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Elyria Sports Hall of Fame: Lindsay Anderson Brown found softball success through hard work and lots of family support

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Families have always been a huge part of the Elyria Sports Hall of Fame. Bill Mrukowski was an early inductee and a couple of years later his father Frank made it.

That tradition continues this year with the Anderson and Sito families as Lindsay Anderson Brown joins her sister Ashley (Class of 2007) in the hall.

Anderson Brown, Duane Hawkins, Tom Kubuski, Jon Laird, Brianne McLaughlin and Elyria High’s 1977 girls medley relay team will be enshrined Saturday night at Lorain County Community College’s Spitzer Center.

“I was surprised to learn about it,” Anderson Brown, a three-time All-Ohio pitcher who also played three years of volleyball and four years of basketball at Elyria High, said of her induction.

“She was my first pitcher,” Pioneers softball coach Ken Fenik said. “She was the real deal. She put us on the map and got us an invitation to the Wendy’s Classic. That was the first time we had been invited. We’ve been there ever since.

“She was a hard worker. A good hitter, too.”

Her stepsisters, Julie and Tess Sito, certainly contributed to the success of the Elyria softball program, and her stepbrother Jack Sito was a standout in football, basketball and baseball for the Pioneers.

But Anderson Brown is proof All-Ohio pitchers aren’t born, they’re made — through a lot of hard work and dedication. Most kids wouldn’t want to get out of bed in the wee hours of the morning but Anderson Brown did just that at the urging of her stepfather, Jack Sito, and the blessing of her mom, Jane.

They would spend those early hours at the YMCA working on her skills.

Her father, Steve Anderson, was an excellent athlete at Elyria High as was her stepfather. Her mother did her part, too.

“My mom wasn’t super athletic,” Anderson Brown said. “Her life was all about taking us to sports. She made that our family vacations. She was so supportive. She worked, she had small kids, but she was at every game. My mom was a really big part of it.”

Early on, Anderson Brown followed Ashley’s lead and joined a LaGrange OGSO travel team coached by Jim Burrer.

“Competitor is the word you put to her,” Burrer said of Anderson Brown. “Everything she did. She didn’t start out pitching the first couple years. My daughter pitched for us the first couple years but anything Lindsay wanted to do, she was going to accomplish.”

“Anywhere I went, Lindsay would go,” Ashley said. “You know how it is with the younger sister and it kind of translated down to Julie and Tess, too. Aunt Jan would take us to an extra practice. We always had a place to practice. (Jack Sito) would get the guys at the Y (YMCA) to let us in early. Even Coach Burrer would let me get the keys to the gym if I had to just to get in because the weather was always so bad. That was a big part of it.”

After high school, Anderson Brown took her talents to Miami Shores, Fla., and Barry University, where she was an Academic All-American and once pitched all 21 innings in a 2-1 marathon victory at Florida Southern. It’s still one of the longest stints in NCAA history. Ironically, it was on her birthday — April Fools’ Day.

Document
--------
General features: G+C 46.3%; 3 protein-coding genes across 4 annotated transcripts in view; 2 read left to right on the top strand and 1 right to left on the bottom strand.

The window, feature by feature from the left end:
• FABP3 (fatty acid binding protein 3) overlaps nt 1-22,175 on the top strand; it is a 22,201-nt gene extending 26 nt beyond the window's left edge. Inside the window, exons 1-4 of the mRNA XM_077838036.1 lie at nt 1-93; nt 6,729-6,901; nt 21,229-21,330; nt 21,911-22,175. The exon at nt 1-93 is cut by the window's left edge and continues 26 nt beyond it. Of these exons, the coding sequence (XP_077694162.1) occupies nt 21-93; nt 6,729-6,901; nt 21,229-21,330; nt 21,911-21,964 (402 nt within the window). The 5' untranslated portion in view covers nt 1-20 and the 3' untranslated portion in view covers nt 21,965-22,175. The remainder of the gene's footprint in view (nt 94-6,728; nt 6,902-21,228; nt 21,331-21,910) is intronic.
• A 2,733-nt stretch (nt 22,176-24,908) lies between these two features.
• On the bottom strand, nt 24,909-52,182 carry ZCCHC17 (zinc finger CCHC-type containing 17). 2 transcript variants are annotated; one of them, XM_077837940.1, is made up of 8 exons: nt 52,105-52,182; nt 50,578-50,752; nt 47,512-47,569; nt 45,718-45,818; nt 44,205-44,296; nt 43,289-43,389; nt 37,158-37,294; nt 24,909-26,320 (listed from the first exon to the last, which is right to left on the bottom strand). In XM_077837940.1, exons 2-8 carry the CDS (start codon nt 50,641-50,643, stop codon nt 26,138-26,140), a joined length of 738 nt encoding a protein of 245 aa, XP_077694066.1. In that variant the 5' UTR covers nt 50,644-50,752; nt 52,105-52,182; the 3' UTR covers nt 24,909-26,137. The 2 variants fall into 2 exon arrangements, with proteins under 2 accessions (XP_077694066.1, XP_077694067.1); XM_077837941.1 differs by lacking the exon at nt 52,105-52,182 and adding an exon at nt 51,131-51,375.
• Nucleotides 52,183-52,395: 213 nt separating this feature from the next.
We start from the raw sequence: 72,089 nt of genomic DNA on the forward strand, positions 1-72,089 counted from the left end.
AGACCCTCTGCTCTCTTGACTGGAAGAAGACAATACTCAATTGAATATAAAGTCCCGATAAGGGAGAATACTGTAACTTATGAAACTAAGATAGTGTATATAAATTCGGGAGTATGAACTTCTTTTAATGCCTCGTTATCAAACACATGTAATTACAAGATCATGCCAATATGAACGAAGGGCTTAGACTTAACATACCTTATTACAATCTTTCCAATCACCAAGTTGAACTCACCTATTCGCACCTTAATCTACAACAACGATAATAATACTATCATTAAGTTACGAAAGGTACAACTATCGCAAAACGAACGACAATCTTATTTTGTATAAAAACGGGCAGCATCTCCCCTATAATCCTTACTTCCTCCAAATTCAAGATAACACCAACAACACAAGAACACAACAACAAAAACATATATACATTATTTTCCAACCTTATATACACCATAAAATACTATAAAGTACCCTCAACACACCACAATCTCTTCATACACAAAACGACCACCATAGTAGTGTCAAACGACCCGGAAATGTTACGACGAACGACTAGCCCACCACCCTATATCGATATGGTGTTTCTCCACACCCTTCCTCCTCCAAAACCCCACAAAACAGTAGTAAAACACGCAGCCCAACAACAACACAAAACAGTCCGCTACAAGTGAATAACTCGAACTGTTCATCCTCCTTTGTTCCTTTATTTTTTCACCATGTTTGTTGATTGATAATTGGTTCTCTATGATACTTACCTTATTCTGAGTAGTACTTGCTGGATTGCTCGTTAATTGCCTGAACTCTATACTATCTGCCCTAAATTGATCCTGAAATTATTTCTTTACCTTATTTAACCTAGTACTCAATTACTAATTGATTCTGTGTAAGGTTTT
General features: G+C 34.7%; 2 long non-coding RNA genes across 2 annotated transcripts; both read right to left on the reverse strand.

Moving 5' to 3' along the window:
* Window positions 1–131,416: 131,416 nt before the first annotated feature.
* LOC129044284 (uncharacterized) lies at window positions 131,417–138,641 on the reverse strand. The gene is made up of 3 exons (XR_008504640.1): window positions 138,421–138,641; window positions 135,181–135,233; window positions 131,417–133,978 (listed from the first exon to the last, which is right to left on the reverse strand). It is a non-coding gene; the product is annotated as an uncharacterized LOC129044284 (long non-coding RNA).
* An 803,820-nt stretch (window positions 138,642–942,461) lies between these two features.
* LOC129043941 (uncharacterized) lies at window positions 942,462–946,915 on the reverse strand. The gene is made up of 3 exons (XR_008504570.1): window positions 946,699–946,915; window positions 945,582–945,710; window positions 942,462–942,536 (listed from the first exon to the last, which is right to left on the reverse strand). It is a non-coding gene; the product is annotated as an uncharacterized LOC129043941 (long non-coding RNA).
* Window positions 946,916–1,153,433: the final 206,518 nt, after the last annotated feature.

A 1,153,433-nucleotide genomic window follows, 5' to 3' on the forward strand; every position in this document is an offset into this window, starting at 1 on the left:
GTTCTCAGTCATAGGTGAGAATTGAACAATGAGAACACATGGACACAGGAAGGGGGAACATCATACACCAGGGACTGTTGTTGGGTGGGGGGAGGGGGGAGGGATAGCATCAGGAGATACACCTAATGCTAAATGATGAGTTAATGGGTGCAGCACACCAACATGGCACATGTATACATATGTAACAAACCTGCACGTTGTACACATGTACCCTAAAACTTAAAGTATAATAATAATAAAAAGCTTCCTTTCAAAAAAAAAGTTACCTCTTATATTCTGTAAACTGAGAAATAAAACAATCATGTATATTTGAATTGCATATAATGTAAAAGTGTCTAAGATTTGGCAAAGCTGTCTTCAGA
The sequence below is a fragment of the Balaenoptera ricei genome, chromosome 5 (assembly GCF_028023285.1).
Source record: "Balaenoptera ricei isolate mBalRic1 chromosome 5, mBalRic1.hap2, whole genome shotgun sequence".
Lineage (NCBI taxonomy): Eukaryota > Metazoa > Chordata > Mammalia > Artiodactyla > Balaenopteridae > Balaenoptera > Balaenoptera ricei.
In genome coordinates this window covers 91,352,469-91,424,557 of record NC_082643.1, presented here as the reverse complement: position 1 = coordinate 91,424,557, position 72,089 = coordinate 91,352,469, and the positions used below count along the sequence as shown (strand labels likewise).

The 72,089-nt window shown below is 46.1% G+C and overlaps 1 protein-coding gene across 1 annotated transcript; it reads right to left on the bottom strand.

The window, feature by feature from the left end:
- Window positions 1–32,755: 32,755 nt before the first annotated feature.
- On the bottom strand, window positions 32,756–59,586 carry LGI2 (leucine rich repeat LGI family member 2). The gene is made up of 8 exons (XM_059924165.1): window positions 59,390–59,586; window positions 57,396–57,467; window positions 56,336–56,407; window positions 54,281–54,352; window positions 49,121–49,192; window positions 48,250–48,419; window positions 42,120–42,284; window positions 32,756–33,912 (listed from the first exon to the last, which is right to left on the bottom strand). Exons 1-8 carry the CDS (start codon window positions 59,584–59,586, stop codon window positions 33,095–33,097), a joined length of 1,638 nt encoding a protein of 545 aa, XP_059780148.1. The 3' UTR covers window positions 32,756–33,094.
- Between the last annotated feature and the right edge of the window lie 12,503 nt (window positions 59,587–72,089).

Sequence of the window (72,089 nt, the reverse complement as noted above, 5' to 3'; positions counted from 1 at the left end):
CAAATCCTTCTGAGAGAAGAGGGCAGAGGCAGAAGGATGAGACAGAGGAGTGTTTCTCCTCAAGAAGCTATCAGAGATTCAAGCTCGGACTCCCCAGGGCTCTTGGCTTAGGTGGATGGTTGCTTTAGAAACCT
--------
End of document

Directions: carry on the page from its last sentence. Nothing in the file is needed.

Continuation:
Not only did she pitch all 21 innings — giving up 10 hits and striking out nine with three walks — she also drove in both runs and was credited with 15 assists, including one on the game-ending double play.

“It was crazy,” she said. “It was a doubleheader and that was the first game. The second game took 14 innings. We basically played five games that day.”

The double header started at 1 p.m. and ended at 10:44. Anderson Brown didn’t play the second game.

“I think we left at 11:30 at night,” she said. “The amazing thing was the pitcher for the other team pitched half the second game.

“I wasn’t there but I remember her calling me,” said her mother. “I said, ‘Lindsay, you’re April fooling me. You are not telling me the truth.’”

For Anderson Brown, there was more to it than just a long game.

“You learn from sports and the work ethic that you don’t quit,” she said. “You have a job to do and do it well and you continue to work until you get the job done. I think sports and the work ethic that you learn from being an athlete kind of carries over to the academics as well.”

“Sports were always pretty important in our family,” said her mother. “I didn’t play any sports. I liked to run but when they had a chance to play softball, I told them to go ahead and give it a try. They had to keep on top of their grades first before they got all wrapped up in sports. I always felt like the coaches stressed that too. I think the teachers at Elyria always did a good job of that.”

Anderson Brown met her husband, Carrington Brown, at Barry and they have three daughters, Lola Jane, Blake Carrington and Samantha Colleen. She received her MBA from Texas Christian University in Fort Worth and she worked in marketing for Dr. Pepper until the birth of her third daughter. She’s now a stay-at-home mom in the Dallas area.

The friendships she developed during her playing years remain the most cherished part of those days.

“I just counted it up,” she said. “Of the five of us (classmates at Elyria High) — Brooke Bader, Erinn Kingman, Courtney Shaffstall, Bridget Burdick and me — have 17 kids between us. I sometimes wish I was closer to Elyria so they could all grow up together.”

This story has been edited to reflect the following correction: Texas Christian University is in Fort Worth.

Contact Tim Gebhardt at 329-7135 or at timothygeb@msn.com.


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